Writing is often a solitary process and, as such, can be an isolating practice. Many writers seek fellowship with other writers, finding that connection and support from writer to writer as vital to the craft. Artistic connection can also serve as a form of collaboration as well as a means of creative momentum. Poets and friends JP Howard and Sheila Slaughter hope to capture these qualities with their poetry salon, Women Writers In Bloom.
Women Writers In Bloom Poetry Salon is a forum offering women writers a venue to come together in a positive and critically supportive space to create, express and give voice to poetic and other inspired works. Based in Manhattan and founded in April of this year by Howard and Slaughter, it has been an idea that has been percolating for much longer. “We wanted a safe yet creative and nurturing space that would embrace and welcome poets/writers of all levels—experienced, emerging, brand new or even folks who hadn’t written in years, but thought they had an interest. Our goal was to try and bring these women together to collaborate in a safe, warm and receptive space and to share the skills and expose other women to the opportunities that had been presented to us,” says Howard. Slaughter adds, “Juliet and I have been friends for more than 15 years now, and we have always talked about doing something collaborative for women. Although we didn’t necessarily have a solid construct for this collaboration, we would continue to talk about it over the years. Then poetry entered both our lives at different points, and the idea of a poetry salon just kind of organically came to mind.” Howard added, “Since we are both African American women artists, I think we were greatly influenced by history, specifically the Harlem Renaissance and the literary Salons which evolved during that period bringing artists, writers and poets together in a collaborative and intellectual space. We are both committed to continuing that literary tradition.”
The objective of the Salon is to bring together women writers from across the Tri-state area to share creative work and provide support to both emerging and established writers, poets and creative female spirits. The blog provides a space for women outside the local geography to share work, and draws poets from all over. The organization helps give voice to a blend of women and breaks down the barriers to challenging and sometimes controversial issues. “We have noticed an amazing diversity: our salons have brought together women of all ages, ethnicities and writing levels,” noted Slaughter. “We believe this has an important and necessary impact on the community… each woman has something to contribute based on her own unique experience.” Howard added, “We have women of all age ranges, ethnicities, and sexual orientations meeting and collaborating in a common and welcoming space.” In this environment of support, women are safe to go to the “stripped-down” place in themselves from where authentic work arises.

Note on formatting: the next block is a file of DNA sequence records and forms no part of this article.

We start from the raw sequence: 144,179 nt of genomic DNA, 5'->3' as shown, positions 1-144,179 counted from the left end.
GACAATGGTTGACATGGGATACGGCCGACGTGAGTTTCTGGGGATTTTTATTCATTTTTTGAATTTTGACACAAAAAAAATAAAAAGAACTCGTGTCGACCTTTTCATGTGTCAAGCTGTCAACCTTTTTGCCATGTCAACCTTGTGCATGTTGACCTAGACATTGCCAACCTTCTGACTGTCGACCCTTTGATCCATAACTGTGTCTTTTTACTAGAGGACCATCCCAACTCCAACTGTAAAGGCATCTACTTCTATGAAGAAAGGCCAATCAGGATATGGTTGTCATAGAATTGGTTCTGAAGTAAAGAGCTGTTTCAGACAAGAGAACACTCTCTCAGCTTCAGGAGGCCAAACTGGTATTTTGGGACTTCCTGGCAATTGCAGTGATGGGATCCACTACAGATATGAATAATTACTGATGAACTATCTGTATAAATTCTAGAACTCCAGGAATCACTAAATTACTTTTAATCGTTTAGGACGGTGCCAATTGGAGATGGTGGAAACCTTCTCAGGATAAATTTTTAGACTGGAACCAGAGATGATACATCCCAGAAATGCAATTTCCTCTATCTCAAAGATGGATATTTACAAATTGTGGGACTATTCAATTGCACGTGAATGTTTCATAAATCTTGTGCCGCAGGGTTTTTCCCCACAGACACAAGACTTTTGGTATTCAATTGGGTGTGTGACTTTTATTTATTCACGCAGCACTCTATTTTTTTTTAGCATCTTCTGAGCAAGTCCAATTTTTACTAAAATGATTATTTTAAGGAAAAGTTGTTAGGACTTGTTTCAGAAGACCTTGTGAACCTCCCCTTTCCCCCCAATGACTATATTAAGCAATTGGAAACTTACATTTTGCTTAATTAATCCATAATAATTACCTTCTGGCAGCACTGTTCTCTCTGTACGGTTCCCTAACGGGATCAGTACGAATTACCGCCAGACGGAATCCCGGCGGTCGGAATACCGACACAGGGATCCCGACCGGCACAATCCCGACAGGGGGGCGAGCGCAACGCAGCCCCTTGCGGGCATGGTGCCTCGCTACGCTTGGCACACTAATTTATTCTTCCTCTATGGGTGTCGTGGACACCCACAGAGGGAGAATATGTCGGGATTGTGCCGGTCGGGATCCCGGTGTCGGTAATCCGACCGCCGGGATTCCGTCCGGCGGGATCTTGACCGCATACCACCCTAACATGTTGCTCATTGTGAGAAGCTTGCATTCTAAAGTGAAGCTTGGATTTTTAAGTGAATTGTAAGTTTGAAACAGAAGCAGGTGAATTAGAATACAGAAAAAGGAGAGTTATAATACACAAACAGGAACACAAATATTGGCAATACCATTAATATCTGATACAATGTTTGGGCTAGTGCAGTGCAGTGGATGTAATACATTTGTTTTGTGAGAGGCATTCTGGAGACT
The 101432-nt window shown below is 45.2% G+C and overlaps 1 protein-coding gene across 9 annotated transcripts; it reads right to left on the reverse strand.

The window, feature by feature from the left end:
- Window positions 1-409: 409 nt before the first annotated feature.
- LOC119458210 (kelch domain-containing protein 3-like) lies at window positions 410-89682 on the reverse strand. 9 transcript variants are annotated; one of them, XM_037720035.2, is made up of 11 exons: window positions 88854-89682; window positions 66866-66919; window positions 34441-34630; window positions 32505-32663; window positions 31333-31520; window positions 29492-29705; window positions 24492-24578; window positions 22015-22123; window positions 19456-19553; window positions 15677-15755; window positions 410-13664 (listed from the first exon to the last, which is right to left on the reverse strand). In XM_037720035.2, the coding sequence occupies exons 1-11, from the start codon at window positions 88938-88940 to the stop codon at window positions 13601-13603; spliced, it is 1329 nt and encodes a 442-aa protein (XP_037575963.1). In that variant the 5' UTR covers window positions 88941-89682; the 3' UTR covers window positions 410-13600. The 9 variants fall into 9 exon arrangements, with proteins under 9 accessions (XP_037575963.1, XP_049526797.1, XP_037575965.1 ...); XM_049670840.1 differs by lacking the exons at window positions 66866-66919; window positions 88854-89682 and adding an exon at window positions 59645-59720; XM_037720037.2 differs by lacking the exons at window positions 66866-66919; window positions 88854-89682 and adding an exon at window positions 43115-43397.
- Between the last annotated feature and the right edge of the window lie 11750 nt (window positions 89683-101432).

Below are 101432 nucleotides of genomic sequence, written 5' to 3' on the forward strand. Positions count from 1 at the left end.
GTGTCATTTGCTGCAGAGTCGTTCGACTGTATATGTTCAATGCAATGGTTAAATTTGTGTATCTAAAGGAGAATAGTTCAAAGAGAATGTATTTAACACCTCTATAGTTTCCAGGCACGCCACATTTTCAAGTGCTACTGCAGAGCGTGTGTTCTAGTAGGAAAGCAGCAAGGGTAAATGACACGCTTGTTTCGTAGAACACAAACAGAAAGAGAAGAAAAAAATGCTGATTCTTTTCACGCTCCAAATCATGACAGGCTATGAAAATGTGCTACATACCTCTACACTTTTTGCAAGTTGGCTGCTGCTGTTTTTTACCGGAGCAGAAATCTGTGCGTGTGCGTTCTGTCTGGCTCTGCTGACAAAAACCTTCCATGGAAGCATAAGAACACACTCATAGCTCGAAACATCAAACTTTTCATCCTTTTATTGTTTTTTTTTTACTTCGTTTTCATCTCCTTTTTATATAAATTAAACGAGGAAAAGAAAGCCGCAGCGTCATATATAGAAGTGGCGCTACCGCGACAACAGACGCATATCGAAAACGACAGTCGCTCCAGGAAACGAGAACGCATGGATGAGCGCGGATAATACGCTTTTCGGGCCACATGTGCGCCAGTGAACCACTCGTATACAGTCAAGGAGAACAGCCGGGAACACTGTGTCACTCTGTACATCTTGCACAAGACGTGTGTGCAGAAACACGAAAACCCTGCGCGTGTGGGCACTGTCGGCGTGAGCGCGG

The Salon has made an impact on their own creative work as well. “The Salon has made me realize how much I truly enjoy collaboration,” said Howard. “I know when Sheila and I get together to prepare for a Salon, I feel that we get so much more accomplished when we are together in the same room and sharing ideas and thoughts and goals. It has made me truly appreciate collaboration in my own work. Our monthly Salons feel the same. When we all meet and discuss various topics, each person has something unique and important to offer and share.”
Slaughter added, “The work and feedback of salon participants serves to inspire and encourage my writing process; it mirrors for me commonalities and shared experiences.”
I asked them to each share a little about themselves and their creative work and process:
Howard replied, “I have always loved poetry, but until 2005 or 2006 did not pursue it with the passion that I now do! After having practiced law for nearly 13 years, I decided to return to graduate school at that time and pursue an MFA in Creative Writing at the City College of New York. I found myself in a wonderfully creative and supportive environment around students, professors and colleagues who nurtured my ‘emerging poet’. While at City College, I applied for and was awarded a fellowship from Cave Canem, an organization that is committed to cultivating the artistic and professional growth of African American poets. I attended The Cave Canem retreat which was a seminal point for me as a poet/artist, because I realized the beauty and importance of collaborating with other poets and how helpful that was to my own creativity. I loved having the opportunity to be around amazing, creative writers and learn, create and struggle with them.